A new addiction treatment program levers the observation that although people are admitted to the hospital for a variety of reasons, many may also have an active substance use disorder.
A new program at Boston Medical Center’s Grayken Center for Addiction, connects patients to addiction treatment while they are hospitalized for other conditions. Researchers believe the intervention can be a powerful tool in closing a gap in addiction treatment.
In fact, early results show that many of these patients continue treatment after they are discharged, underscoring the importance of reaching patients who might otherwise not get treatment for their addiction.
Researchers found that approximately 17 percent of patients admitted at Boston Medical Center have an active substance use disorder. This discovery led providers to look for new ways to engage patients in addiction treatment when they were already here.
To accomplish this, they developed and implemented an inpatient addiction consult service — staffed by a multidisciplinary care team with expertise in treating addiction.
The study appears in the Journal of Substance Abuse Treatment.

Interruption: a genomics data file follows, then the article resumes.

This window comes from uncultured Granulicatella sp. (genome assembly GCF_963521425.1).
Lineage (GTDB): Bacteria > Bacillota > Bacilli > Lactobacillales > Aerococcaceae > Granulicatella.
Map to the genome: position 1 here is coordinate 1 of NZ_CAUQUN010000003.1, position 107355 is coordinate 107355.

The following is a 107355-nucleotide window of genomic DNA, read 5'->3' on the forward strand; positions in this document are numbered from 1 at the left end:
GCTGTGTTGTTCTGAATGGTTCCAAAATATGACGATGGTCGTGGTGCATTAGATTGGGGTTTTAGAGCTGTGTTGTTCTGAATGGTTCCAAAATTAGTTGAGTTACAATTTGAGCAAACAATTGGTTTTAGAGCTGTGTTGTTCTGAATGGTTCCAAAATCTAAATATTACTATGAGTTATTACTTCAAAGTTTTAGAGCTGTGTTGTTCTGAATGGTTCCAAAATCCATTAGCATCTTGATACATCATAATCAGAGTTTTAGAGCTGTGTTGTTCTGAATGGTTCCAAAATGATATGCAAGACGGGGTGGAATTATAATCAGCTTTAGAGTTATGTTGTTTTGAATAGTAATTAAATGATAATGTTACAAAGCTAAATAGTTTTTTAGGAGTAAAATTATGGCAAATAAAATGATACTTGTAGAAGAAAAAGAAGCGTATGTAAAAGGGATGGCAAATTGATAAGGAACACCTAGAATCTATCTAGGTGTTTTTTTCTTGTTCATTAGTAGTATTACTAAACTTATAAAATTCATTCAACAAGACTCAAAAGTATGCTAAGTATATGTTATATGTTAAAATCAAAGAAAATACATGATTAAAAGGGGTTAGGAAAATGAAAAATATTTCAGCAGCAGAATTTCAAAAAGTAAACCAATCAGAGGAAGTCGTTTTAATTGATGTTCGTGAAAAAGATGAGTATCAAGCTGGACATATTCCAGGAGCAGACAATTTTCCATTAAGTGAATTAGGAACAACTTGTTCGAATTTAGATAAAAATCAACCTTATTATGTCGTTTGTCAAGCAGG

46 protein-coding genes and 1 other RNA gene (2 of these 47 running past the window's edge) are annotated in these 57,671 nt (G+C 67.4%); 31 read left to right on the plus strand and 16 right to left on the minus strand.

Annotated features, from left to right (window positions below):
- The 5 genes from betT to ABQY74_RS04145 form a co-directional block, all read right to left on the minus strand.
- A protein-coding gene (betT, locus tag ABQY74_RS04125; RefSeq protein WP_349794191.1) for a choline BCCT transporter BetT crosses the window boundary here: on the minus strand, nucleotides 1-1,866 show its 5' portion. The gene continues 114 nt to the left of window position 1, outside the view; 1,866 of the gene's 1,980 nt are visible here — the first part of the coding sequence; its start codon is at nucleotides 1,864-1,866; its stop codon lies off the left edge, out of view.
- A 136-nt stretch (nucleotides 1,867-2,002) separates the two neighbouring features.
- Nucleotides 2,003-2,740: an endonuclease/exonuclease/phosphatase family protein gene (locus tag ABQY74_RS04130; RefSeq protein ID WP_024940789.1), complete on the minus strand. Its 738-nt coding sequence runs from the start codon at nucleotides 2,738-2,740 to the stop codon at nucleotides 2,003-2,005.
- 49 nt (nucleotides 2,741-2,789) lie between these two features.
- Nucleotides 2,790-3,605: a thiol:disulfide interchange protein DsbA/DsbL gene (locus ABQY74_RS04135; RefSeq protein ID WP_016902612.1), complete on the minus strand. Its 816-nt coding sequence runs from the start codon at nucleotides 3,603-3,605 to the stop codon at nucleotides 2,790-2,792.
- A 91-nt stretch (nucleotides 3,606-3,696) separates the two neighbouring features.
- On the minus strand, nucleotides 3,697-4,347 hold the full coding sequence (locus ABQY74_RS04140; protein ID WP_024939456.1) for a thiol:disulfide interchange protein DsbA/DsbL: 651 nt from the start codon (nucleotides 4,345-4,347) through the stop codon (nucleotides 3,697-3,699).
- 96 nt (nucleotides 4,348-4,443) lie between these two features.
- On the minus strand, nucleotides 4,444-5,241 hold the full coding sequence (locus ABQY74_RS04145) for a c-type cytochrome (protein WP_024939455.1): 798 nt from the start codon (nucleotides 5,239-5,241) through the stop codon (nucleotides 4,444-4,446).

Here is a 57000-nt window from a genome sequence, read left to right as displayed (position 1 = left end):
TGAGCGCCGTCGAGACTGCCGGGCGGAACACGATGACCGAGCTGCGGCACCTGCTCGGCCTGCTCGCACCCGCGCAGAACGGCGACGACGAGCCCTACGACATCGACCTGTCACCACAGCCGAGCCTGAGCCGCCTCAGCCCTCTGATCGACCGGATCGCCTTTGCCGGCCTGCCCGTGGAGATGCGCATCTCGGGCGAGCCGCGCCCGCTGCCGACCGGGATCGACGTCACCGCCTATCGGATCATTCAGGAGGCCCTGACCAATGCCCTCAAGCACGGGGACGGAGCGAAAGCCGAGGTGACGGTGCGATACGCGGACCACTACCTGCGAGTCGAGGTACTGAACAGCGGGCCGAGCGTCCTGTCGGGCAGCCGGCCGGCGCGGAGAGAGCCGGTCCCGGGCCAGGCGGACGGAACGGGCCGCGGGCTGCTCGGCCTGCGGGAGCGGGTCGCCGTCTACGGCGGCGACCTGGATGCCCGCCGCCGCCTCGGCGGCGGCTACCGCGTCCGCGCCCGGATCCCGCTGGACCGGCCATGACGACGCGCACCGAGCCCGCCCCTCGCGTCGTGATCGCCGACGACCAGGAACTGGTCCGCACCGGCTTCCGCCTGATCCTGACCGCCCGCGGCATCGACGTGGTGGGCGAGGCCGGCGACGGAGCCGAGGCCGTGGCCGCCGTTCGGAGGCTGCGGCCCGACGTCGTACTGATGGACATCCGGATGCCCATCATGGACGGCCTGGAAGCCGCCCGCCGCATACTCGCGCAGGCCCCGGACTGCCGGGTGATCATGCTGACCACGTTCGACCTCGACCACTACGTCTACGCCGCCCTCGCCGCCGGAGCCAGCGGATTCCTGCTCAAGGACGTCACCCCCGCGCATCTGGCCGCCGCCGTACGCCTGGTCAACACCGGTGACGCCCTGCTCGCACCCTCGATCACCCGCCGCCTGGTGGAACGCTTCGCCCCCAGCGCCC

“In order to help curb the epidemic, we need to take every opportunity to engage patients with substance use disorders and get them into treatment when they are ready,” said study lead author Paul Trowbridge, M.D..
“This service will not only prove beneficial to patients, by helping them get access to evidenced-based treatment, but also to the health care system by reducing costs and readmissions.”
Researchers found the initial results promising: Methadone treatment was initiated for 70 patients and 76 percent were linked to a methadone clinic upon discharge. Upon follow up, 54 percent were still receiving methadone at 30 days, 39 percent at 90 days, and 29 percent at 180 days.
Buprenorphine was initiated in 40 patients as a result of the consult, and 49 percent were linked to an outpatient clinic at discharge. Upon follow up, 39 percent were still engaged in treatment at 30 days, 27 percent at 90 days, and 18 percent at 180 days.
“Like heart disease can cause a heart attack or a stroke, addiction causes many acute injuries requiring immediate attention, but we can’t simply treat that issue without delving deeper to address the root cause,” said Alex Walley, M.D., MSc.
“Our goal is to engage willing patients in treatment and work with them on a plan that will keep them healthy and safe now and in the future.”
The authors note that treatment is not one size fits all and that there is a need for additional treatment programs and services that meet the needs of even more patients both in the short and long term.
Source: Boston Medical Center/EurekAlert